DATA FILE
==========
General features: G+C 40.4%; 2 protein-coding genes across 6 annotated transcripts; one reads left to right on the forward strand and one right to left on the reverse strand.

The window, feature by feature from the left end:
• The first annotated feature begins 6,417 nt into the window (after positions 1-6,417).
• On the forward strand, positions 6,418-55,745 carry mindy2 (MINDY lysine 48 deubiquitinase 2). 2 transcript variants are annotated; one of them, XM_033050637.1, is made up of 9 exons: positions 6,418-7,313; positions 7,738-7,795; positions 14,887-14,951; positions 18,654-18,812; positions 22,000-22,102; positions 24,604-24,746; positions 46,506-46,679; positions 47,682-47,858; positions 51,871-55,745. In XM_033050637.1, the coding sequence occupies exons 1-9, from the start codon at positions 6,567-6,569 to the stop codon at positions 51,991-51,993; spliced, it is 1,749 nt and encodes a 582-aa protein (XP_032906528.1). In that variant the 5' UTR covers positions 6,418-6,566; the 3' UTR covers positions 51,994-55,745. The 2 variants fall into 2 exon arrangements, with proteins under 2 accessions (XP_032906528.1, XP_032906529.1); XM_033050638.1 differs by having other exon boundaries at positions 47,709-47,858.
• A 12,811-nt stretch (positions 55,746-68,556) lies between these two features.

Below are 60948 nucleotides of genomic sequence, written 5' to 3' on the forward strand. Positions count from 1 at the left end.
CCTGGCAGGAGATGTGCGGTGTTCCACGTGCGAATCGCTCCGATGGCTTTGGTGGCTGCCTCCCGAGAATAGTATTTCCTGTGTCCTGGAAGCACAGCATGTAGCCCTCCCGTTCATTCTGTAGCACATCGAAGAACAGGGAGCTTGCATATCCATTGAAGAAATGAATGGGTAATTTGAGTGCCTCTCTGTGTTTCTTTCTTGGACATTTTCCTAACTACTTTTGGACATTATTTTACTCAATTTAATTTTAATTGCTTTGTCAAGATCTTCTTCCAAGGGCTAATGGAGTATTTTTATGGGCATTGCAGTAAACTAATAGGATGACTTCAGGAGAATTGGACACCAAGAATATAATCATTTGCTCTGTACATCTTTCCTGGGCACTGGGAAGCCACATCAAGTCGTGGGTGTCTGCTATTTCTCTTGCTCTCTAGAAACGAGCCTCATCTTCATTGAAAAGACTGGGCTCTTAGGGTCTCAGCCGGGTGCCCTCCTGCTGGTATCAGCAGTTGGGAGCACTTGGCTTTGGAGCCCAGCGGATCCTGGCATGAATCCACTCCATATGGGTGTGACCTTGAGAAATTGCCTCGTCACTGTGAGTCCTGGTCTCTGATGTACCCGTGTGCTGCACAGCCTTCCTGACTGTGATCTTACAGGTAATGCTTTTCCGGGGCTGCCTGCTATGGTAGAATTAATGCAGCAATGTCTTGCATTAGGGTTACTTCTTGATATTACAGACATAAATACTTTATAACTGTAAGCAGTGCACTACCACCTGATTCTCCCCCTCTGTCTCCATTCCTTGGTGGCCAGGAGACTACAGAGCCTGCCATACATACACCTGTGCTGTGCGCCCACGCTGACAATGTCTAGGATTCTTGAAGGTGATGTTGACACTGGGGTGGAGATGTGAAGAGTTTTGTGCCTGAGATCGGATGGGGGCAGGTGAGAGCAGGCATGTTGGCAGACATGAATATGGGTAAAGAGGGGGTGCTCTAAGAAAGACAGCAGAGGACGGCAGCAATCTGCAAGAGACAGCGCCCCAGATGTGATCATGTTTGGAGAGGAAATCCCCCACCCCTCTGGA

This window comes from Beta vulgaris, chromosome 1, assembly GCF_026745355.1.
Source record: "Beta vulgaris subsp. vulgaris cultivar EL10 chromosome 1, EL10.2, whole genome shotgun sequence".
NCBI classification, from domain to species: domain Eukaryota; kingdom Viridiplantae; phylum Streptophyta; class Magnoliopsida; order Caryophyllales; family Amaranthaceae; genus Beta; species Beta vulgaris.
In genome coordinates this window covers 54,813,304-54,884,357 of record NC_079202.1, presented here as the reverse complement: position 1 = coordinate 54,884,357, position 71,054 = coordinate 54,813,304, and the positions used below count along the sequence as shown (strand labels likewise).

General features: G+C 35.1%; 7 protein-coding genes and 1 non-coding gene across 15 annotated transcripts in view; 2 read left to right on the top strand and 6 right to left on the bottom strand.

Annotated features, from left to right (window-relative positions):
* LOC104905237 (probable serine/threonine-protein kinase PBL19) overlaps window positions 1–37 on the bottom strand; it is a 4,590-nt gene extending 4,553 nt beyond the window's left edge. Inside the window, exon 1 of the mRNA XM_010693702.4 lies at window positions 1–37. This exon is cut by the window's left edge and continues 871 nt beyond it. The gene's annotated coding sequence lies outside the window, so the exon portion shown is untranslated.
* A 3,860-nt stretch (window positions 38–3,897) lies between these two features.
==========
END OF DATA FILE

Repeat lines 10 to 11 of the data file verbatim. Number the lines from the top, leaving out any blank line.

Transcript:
NCBI classification, from domain to species: domain Eukaryota; kingdom Viridiplantae; phylum Streptophyta; class Magnoliopsida; order Caryophyllales; family Amaranthaceae; genus Beta; species Beta vulgaris.
In genome coordinates this window covers 54,813,304-54,884,357 of record NC_079202.1, presented here as the reverse complement: position 1 = coordinate 54,884,357, position 71,054 = coordinate 54,813,304, and the positions used below count along the sequence as shown (strand labels likewise).